The early schools in West Virginia were financed by subscription, with the exception of a few schools supported by various religious organizations. In 1863 the state constitution established a free public school system. A new constitution, passed in 1872, made provision for a system supported by state funds. At that time, state funds were also appropriated for teacher training in normal schools. In 1890 the West Virginia legislature approved a plan for the grading of rural schools, known as the Wade Plan, which gained wide acceptance in rural schools throughout the country. Until state aid for high schools began in 1908, private academies were responsible for secondary education in the state. The 20th century saw the consolidation of rural schools and the general upgrading of education, particularly vocational education. The state system of public education is supervised by a state board of education and a state superintendent of schools.
West Virginia’s public and private institutions of higher learning include West Virginia University, in Morgantown; Marshall University, in Huntington; Fairmont State College, in Fairmont; Glenville State College, in Glenville; Concord University, in Athens; Shepherd University, in Shepherdstown; and West Liberty State College, in West Liberty. All opened initially as state normal schools. What is now West Virginia University Institute of Technology, in Montgomery, and Potomac State College, in Keyser, were established as preparatory branches of West Virginia University.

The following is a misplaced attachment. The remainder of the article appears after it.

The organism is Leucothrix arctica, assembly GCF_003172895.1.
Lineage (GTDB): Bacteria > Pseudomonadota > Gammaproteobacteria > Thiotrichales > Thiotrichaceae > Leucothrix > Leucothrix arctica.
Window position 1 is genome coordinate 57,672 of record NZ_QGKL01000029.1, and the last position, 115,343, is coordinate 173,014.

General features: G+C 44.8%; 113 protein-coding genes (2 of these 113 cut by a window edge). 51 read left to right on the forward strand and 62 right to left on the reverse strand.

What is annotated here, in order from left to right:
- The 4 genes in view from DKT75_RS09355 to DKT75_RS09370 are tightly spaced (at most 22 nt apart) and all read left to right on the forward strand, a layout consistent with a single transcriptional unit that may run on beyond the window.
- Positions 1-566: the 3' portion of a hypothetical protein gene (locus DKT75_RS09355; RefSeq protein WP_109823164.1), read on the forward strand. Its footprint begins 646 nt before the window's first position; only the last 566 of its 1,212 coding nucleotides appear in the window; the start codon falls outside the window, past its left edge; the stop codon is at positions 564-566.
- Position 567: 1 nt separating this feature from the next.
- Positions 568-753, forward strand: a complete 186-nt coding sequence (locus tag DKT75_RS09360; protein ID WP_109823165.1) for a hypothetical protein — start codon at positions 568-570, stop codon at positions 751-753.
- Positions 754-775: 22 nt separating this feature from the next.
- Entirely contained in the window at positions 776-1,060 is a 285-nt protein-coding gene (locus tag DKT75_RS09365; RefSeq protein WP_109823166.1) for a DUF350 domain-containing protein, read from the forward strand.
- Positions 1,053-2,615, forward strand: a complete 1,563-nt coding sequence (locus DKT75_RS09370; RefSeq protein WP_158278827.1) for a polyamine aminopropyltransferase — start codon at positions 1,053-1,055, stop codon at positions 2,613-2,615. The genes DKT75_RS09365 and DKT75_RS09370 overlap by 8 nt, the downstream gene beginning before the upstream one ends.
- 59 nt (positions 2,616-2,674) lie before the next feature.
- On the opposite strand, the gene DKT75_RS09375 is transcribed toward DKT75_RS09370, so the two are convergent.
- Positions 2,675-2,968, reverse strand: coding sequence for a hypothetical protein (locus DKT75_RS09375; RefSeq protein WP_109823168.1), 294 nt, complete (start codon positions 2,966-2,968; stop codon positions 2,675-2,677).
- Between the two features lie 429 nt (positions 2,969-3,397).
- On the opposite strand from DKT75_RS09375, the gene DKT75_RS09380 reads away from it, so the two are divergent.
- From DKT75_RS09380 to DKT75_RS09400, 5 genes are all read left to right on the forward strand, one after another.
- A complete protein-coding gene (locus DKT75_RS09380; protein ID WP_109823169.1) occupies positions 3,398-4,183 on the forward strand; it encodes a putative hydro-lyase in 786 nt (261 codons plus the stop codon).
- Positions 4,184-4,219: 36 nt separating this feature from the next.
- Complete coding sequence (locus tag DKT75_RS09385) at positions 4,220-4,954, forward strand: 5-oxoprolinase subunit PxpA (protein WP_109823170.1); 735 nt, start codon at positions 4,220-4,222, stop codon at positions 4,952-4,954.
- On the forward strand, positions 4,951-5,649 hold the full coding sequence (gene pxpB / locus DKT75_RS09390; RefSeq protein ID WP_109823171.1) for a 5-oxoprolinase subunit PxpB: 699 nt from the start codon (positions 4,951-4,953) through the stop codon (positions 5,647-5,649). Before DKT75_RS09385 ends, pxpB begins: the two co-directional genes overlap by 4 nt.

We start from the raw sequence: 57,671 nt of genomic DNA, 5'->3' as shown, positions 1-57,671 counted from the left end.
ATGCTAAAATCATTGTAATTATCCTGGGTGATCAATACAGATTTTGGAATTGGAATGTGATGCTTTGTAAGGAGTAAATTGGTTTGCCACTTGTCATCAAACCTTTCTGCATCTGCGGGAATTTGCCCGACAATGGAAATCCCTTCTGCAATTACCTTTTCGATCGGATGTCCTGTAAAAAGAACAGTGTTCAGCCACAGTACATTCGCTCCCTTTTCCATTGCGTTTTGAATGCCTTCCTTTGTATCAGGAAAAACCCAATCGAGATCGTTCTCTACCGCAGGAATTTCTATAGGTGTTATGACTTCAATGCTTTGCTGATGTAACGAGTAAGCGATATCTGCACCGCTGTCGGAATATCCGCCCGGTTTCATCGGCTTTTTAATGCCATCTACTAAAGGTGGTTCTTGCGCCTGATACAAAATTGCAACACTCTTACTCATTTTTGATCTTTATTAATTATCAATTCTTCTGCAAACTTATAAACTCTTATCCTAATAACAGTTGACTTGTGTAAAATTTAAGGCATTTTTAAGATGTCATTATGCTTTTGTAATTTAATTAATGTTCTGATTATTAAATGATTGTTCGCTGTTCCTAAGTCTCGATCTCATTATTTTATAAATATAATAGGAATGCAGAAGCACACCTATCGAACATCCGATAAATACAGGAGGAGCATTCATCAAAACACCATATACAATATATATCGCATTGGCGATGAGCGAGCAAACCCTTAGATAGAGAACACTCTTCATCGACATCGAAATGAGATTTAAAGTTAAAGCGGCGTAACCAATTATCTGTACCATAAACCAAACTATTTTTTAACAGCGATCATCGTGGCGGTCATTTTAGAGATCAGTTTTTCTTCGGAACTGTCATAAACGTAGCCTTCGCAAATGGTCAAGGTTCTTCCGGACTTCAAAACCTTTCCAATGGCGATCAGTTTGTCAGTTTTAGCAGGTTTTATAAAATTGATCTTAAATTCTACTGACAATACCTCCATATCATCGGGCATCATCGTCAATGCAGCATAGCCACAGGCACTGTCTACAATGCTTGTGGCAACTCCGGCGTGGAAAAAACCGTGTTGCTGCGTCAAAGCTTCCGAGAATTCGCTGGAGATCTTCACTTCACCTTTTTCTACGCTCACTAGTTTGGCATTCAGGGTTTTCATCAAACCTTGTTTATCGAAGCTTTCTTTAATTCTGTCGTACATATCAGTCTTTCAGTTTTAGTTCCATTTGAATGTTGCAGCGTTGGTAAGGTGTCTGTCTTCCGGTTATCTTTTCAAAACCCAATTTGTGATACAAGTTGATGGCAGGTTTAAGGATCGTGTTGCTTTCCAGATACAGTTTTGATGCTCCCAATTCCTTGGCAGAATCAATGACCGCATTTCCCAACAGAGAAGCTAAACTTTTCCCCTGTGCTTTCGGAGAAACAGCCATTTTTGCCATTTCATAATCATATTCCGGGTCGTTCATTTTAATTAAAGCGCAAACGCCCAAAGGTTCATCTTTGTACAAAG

In 1996, after a century as a separate degree-granting college, West Virginia Tech merged with West Virginia University to become West Virginia University Institute of Technology. Potomac State continues as a two-year branch of West Virginia University.
West Virginia State University, in Institute, and Bluefield State College, in Bluefield, were established as black colleges and remained so until after the United States Supreme Court mandated school desegregation in 1954. In the early 1970s the state legislature established several independent community colleges. Bethany College (1840), in Bethany, is West Virginia’s oldest private college. Other major private colleges include West Virginia Wesleyan College, in Buckhannon; University of Charleston, in Charleston; Davis & Elkins College, in Elkins; Salem International University, in Salem; Alderson-Broaddus College, in Philippi; Wheeling Jesuit University, in Wheeling; Ohio Valley College, in Vienna; Appalachian Bible College, in Bradley; and the College of West Virginia, in Beckley. The West Virginia Higher Education Interim Governing Board is the governing board that oversees the public colleges and universities in the state. The West Virginia Higher Education Policy Commission is responsible for developing, establishing, and overseeing the implementation of a public policy agenda for higher education. "West Virginia" © Emmanuel BUCHOT, Encarta, Wikipedia.
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